Posted on 6/3/2015

Empowering Detroit’s civic tech community

As more governments like the City of Detroit are joining the open data movement, a unique way for people to get involved in their communities has emerged. Civic hacking gives people the chance to use publically available data — and their imaginations— to develop community-changing ideas. 
Civic hacking events, like those happening around the country on National Day of Civic Hacking, are gaining popularity and making an impact in cities around the country. Ideas coming out of last year’s National Day of Civic Hacking ranged from developing a new platform for nonprofit agencies to manage their volunteer databases to crowdsourcing a map of places in Palo Alto, Calif. that are easily accessible by people with physical challenges.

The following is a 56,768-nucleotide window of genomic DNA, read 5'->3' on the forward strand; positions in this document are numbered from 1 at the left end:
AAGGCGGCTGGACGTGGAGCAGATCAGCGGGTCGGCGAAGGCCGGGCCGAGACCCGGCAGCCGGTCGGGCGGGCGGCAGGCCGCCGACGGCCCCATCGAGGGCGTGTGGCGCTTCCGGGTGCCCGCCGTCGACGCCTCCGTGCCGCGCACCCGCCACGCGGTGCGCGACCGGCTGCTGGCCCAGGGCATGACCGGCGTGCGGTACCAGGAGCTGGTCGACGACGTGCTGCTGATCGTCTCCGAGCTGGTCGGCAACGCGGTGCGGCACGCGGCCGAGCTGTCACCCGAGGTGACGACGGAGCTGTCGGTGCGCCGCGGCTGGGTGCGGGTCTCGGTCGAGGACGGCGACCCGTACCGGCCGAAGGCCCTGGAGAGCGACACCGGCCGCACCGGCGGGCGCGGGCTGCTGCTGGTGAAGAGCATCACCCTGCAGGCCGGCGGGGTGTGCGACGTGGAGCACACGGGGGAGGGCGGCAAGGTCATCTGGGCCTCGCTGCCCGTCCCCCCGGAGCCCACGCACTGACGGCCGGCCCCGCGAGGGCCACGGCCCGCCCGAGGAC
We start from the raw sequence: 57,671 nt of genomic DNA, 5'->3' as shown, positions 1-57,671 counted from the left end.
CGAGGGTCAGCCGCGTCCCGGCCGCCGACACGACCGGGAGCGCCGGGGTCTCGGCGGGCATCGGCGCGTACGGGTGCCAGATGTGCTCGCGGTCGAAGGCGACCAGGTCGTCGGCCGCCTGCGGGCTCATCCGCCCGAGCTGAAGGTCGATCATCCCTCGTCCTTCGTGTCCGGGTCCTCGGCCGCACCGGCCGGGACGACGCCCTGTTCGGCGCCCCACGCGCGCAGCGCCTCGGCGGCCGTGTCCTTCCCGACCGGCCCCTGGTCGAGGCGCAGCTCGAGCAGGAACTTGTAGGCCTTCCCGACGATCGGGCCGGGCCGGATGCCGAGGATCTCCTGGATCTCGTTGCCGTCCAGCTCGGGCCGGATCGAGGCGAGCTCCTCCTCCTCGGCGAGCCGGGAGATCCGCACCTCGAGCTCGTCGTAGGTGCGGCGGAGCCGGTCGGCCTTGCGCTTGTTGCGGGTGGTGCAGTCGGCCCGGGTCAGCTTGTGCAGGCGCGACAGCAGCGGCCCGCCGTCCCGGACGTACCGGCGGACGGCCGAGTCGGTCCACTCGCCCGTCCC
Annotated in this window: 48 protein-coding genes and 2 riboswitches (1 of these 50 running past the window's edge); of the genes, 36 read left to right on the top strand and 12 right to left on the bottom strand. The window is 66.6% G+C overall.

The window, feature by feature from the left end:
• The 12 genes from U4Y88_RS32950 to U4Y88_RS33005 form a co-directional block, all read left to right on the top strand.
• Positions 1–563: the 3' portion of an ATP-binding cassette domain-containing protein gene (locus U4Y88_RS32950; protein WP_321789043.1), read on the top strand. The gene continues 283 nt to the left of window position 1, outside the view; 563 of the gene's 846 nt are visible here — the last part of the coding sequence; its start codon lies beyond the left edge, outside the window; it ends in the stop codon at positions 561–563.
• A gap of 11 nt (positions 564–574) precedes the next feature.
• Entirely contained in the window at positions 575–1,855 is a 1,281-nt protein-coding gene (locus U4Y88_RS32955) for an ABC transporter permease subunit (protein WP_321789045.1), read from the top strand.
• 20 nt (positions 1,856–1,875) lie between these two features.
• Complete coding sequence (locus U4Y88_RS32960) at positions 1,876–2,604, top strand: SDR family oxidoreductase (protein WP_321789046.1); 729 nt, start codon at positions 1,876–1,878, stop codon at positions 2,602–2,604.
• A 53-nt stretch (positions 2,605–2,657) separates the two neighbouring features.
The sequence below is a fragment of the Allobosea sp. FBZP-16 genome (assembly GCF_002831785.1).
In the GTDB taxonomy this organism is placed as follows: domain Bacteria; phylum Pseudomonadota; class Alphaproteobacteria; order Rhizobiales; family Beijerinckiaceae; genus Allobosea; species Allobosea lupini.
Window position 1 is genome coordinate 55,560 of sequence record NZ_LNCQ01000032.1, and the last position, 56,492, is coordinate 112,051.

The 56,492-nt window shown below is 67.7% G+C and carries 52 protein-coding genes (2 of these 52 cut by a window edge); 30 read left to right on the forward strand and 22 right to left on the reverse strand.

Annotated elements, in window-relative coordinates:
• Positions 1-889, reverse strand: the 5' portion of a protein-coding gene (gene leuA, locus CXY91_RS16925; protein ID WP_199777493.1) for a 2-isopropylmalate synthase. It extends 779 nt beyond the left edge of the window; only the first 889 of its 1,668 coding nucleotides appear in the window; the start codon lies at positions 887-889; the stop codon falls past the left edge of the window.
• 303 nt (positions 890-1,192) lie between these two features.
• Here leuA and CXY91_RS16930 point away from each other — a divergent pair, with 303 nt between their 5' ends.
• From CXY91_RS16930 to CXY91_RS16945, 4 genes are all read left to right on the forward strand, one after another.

Getting involved in hacking events is easy. The only skills required are imagination, a passion for improving your community, and the ability to work collaboratively with a team of other passionate people.

We are excited to be working with Automation Alley and Grand Circus Detroit on a civic hacking event for the City of Detroit, called #hack4detroit. While it is not held on National Day of Civic Hacking, it is a civic hacking event I am excited to see on my calendar. 

It is a 24-hour event that will help the city solve a quality-of-life issue. Last year’s #hack4detroit created an app for the Detroit Public Library, and proved to me that Detroit has an energized civic tech community that is only getting stronger.

About the Author

Beth Niblock | City of Detroit


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